Apple mastermind has passed away
The interest in Apple based stories has skyrocketed in the months following CEO Steve Jobs’ untimely death last year, with people desperately seeking an insight into the world of the most profitable company in existence.
Focussing on the experience of the author while he worked as a creative marketing consultant for Apple under Steve Jobs, Insanely Simple doesn’t often veer too much towards the technical side of things, instead focussing on the marketing practices of the company and comparing them with those found at other tech companies, such as Dell.
But don’t let that put you off. While “big business” marketing might not seem like the most interesting of topics for a book, Segall expertly puts the reader’s mind at ease within the first few pages, explaining that Apple is no ordinary company right across the board. While most other companies the size of Apple insists on committees answering to committees answering to committees, the ingrained mentality at Cupertino is completely different, putting trust in people to do their own jobs properly – something that’s reflected in the company’s performance in the last decade and a half.
Despite the lack of any real insight into the technical aspect of Apple’s operation under Jobs, the book gives us a terrific understanding of the mentality that helped him save the company from an almost certain demise back in 1997 when he returned for a second stint as CEO. Whatever your view on Apple, it makes for a wonderful read, full of excellent anecdotes about Segall’s one on one experience with Jobs including his famous “rotating turret”, the “simple stick” and his no-nonsense approach to dealing with people.
While you might not find all the information you had been hoping for on Jobs himself (Segall prefers to tease at information about the man, while providing his own personal experiences from meetings and phone calls with him), there are some genuinely amusing stories to be found here – particularly when it comes to his abrupt and blunt nature.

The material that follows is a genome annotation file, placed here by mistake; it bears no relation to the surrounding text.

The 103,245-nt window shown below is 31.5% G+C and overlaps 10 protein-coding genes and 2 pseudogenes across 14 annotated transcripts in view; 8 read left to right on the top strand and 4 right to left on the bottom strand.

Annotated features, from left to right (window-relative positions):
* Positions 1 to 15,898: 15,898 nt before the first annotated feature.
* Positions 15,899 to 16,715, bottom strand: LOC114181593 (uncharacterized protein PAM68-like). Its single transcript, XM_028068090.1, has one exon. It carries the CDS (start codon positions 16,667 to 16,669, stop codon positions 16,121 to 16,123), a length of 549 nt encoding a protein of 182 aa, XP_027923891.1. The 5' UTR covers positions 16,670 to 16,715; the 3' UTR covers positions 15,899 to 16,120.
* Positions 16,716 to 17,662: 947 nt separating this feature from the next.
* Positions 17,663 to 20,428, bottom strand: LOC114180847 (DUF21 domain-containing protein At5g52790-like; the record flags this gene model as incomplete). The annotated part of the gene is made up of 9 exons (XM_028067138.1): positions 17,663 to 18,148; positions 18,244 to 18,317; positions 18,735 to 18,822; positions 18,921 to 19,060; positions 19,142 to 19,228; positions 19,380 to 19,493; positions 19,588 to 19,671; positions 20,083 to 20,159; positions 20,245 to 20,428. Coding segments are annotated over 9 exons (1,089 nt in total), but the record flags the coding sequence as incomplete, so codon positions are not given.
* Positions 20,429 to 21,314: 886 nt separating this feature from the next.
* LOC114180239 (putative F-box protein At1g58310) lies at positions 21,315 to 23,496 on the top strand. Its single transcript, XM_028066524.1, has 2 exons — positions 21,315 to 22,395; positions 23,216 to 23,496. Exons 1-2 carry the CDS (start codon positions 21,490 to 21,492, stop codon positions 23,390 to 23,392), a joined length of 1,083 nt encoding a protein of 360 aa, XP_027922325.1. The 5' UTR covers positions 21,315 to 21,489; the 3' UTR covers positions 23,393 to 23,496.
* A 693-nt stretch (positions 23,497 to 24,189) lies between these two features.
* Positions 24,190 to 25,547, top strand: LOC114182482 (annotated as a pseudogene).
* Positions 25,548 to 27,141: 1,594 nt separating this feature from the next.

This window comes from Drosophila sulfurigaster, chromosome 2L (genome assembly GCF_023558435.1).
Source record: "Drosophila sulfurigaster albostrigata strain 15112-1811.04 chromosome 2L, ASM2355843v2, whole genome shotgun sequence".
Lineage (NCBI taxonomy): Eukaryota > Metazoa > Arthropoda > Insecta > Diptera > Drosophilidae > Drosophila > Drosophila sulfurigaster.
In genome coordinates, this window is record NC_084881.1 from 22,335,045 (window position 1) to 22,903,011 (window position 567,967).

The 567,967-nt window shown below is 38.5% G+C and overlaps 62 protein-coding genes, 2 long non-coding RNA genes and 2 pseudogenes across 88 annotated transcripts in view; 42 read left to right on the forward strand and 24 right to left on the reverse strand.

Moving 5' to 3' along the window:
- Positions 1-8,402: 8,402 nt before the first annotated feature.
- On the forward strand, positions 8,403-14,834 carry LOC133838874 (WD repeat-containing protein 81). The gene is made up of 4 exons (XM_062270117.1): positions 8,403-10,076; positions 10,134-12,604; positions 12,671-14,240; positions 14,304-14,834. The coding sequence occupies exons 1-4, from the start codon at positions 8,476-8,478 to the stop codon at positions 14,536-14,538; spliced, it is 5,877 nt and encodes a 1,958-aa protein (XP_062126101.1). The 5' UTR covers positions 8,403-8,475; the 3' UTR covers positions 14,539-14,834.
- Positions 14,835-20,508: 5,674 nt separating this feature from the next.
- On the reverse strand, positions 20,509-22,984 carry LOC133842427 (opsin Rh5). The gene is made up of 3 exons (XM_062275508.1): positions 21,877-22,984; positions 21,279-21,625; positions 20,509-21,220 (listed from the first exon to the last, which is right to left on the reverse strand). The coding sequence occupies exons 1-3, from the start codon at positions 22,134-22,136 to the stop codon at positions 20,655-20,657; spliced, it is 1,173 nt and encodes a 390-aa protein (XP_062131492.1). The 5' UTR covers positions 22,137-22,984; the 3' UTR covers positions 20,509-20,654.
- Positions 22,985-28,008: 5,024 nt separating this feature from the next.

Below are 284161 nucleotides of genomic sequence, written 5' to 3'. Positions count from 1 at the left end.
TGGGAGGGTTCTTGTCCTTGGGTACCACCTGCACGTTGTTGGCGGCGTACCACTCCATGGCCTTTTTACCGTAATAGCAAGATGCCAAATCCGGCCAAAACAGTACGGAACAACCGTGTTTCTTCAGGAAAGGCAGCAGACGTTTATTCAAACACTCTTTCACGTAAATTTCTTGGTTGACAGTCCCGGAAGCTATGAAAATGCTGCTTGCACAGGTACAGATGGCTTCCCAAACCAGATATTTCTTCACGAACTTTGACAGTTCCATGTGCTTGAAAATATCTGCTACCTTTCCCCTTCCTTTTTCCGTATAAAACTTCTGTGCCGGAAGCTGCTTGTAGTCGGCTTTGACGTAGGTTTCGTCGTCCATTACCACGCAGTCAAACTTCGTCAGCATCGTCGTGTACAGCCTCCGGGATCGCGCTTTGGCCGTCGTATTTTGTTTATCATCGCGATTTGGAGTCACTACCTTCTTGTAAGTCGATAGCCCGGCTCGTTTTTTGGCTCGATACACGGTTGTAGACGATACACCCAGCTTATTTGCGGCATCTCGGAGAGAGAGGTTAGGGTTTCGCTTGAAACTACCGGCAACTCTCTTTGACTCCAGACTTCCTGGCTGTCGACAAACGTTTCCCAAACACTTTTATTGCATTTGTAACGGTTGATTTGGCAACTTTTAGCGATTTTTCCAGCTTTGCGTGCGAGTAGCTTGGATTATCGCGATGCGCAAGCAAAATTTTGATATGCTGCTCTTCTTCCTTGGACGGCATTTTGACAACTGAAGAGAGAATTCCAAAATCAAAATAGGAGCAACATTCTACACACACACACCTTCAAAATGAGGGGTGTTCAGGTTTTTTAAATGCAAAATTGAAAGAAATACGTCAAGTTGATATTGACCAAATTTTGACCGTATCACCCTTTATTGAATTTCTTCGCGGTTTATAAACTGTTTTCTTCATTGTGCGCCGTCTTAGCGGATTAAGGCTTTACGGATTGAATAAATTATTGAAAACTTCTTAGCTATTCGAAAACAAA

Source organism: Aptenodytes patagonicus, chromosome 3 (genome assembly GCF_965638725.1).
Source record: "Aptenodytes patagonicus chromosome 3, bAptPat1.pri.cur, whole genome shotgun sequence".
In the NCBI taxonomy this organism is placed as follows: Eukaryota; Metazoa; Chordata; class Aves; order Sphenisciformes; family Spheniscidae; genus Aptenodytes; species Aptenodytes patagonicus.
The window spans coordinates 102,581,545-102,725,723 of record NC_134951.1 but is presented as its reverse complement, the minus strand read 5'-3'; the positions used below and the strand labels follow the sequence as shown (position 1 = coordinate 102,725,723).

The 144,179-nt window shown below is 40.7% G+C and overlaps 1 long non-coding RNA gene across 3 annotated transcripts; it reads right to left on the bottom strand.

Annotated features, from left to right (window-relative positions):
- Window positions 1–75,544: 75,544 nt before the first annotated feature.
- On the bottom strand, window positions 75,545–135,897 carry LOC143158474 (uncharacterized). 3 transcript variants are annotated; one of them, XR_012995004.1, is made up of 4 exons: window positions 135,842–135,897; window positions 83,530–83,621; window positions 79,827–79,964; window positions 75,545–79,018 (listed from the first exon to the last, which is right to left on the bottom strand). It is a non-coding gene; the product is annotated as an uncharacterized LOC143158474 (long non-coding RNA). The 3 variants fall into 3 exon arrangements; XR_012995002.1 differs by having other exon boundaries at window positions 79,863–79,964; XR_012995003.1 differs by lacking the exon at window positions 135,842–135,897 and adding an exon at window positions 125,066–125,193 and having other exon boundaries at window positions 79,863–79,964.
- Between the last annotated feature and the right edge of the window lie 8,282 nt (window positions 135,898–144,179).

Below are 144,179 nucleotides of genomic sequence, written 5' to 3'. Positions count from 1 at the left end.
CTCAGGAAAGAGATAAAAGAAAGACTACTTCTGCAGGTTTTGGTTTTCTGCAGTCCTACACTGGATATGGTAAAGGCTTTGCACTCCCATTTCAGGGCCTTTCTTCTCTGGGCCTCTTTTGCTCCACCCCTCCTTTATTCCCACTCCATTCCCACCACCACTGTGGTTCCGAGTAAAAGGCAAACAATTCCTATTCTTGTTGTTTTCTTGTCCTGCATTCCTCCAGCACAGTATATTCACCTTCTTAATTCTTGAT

Those of you who work for large companies will no doubt appreciate some of the observations made regarding unnecessary complexity, while at the same time wondering just why Apple’s motto of simplicity over all else hasn’t yet managed to permeate its way further through businesses across the world. It’s a real head scratcher, but Segall does a great job of explaining the problems faced by those who want to make the simple way their only way.
Of course, there’s plenty of background to the company’s resurgence, particularly when it comes to the branding of the iMac and iPhone, so it’ll be of interest to all you Apple lovers out there for that reason alone. Anyone with an interest in good marketing practice will also find plenty to interest them, particularly when it comes to following Jobs’ adage of keeping it as simple as possible at all times.
Available from April 26th, Insanely Simple is a fascinating read that works on many levels, and genuinely should have something for everyone. No matter what your level of knowledge on marketing, Apple, Jobs or simplicity, there’s plenty to be learned thanks to the clear, concise and often amusing writing style of the author.
It certainly isn’t the longest or most in-depth book on the subject, but it offers a refreshing twist and serves up plenty of first hand information rather than the usual “friend of a friend” approach and will provide you with an excellent afternoon’s reading.